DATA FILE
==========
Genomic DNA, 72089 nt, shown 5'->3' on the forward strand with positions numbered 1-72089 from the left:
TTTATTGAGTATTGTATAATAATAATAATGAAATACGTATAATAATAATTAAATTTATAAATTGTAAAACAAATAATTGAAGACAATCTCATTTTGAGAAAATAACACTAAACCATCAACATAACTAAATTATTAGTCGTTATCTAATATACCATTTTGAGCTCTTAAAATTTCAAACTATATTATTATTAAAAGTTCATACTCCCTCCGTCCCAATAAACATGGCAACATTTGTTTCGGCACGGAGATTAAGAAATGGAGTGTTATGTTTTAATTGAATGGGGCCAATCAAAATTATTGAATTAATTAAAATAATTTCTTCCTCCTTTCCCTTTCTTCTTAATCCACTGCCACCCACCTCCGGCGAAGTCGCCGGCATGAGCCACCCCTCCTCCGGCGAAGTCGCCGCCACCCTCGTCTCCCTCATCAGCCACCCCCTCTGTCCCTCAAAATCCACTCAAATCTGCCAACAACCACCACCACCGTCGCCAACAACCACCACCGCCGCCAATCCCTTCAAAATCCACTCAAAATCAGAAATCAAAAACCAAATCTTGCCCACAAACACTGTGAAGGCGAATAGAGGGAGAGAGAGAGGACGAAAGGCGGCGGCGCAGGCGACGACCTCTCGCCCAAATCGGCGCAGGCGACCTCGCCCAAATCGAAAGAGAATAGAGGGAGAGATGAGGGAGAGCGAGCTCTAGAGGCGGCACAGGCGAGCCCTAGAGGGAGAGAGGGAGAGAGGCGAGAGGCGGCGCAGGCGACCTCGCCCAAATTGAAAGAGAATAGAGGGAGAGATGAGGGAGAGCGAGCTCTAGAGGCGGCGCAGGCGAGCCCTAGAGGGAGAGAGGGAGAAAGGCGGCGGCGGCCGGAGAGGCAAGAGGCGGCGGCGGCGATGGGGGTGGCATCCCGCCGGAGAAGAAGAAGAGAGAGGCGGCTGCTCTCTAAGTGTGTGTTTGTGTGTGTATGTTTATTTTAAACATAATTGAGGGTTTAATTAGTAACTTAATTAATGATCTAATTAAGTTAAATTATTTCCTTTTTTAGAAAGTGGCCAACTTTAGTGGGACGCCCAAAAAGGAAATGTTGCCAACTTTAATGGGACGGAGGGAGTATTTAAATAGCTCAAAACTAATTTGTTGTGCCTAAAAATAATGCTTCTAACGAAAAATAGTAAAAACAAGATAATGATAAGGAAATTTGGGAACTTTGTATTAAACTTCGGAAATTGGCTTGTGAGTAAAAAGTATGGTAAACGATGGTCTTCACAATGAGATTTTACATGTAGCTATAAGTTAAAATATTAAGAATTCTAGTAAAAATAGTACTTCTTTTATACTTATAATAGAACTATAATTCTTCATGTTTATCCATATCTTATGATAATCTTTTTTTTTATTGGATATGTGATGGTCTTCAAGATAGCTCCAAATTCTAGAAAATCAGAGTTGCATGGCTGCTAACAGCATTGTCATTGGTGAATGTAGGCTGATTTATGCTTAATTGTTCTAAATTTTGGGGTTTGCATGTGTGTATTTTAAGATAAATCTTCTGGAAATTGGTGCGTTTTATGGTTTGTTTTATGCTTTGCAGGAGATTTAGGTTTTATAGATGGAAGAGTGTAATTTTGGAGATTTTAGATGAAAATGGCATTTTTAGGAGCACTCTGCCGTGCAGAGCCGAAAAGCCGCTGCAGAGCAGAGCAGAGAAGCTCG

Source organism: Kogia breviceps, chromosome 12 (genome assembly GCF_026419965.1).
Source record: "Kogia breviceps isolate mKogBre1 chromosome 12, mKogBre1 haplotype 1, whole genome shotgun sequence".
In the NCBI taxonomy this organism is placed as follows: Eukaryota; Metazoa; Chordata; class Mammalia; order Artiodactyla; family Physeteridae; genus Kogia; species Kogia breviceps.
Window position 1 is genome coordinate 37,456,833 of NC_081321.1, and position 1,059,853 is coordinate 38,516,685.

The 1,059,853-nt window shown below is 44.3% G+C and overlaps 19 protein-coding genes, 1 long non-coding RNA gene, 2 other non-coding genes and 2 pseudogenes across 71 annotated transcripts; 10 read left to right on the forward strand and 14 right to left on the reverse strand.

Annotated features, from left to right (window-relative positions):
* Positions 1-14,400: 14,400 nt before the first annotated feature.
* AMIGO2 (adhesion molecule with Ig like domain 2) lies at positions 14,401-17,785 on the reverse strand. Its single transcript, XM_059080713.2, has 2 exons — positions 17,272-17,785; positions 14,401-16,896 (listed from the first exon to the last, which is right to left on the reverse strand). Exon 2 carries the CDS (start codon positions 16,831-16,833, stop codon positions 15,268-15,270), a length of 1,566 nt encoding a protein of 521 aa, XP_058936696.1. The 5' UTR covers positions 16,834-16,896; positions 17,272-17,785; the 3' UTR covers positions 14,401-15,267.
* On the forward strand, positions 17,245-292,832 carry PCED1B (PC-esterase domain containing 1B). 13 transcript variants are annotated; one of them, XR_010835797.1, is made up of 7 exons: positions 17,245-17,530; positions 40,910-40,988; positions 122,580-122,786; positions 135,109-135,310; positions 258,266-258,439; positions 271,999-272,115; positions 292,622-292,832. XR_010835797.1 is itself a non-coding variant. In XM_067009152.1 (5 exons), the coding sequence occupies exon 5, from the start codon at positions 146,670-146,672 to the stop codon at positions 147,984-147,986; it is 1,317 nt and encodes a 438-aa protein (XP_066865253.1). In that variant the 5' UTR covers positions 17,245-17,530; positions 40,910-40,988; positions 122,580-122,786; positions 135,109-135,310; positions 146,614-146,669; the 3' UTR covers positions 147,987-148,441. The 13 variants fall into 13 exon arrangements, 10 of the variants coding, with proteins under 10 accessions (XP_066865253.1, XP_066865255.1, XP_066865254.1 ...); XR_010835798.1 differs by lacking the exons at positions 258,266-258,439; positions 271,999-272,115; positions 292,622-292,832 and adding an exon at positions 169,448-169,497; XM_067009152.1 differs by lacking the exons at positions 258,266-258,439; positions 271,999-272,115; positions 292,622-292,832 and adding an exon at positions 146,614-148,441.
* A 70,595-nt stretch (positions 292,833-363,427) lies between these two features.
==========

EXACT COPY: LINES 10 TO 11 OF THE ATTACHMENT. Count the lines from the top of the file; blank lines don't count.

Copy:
* AMIGO2 (adhesion molecule with Ig like domain 2) lies at positions 14,401-17,785 on the reverse strand. Its single transcript, XM_059080713.2, has 2 exons — positions 17,272-17,785; positions 14,401-16,896 (listed from the first exon to the last, which is right to left on the reverse strand). Exon 2 carries the CDS (start codon positions 16,831-16,833, stop codon positions 15,268-15,270), a length of 1,566 nt encoding a protein of 521 aa, XP_058936696.1. The 5' UTR covers positions 16,834-16,896; positions 17,272-17,785; the 3' UTR covers positions 14,401-15,267.
* On the forward strand, positions 17,245-292,832 carry PCED1B (PC-esterase domain containing 1B). 13 transcript variants are annotated; one of them, XR_010835797.1, is made up of 7 exons: positions 17,245-17,530; positions 40,910-40,988; positions 122,580-122,786; positions 135,109-135,310; positions 258,266-258,439; positions 271,999-272,115; positions 292,622-292,832. XR_010835797.1 is itself a non-coding variant. In XM_067009152.1 (5 exons), the coding sequence occupies exon 5, from the start codon at positions 146,670-146,672 to the stop codon at positions 147,984-147,986; it is 1,317 nt and encodes a 438-aa protein (XP_066865253.1). In that variant the 5' UTR covers positions 17,245-17,530; positions 40,910-40,988; positions 122,580-122,786; positions 135,109-135,310; positions 146,614-146,669; the 3' UTR covers positions 147,987-148,441. The 13 variants fall into 13 exon arrangements, 10 of the variants coding, with proteins under 10 accessions (XP_066865253.1, XP_066865255.1, XP_066865254.1 ...); XR_010835798.1 differs by lacking the exons at positions 258,266-258,439; positions 271,999-272,115; positions 292,622-292,832 and adding an exon at positions 169,448-169,497; XM_067009152.1 differs by lacking the exons at positions 258,266-258,439; positions 271,999-272,115; positions 292,622-292,832 and adding an exon at positions 146,614-148,441.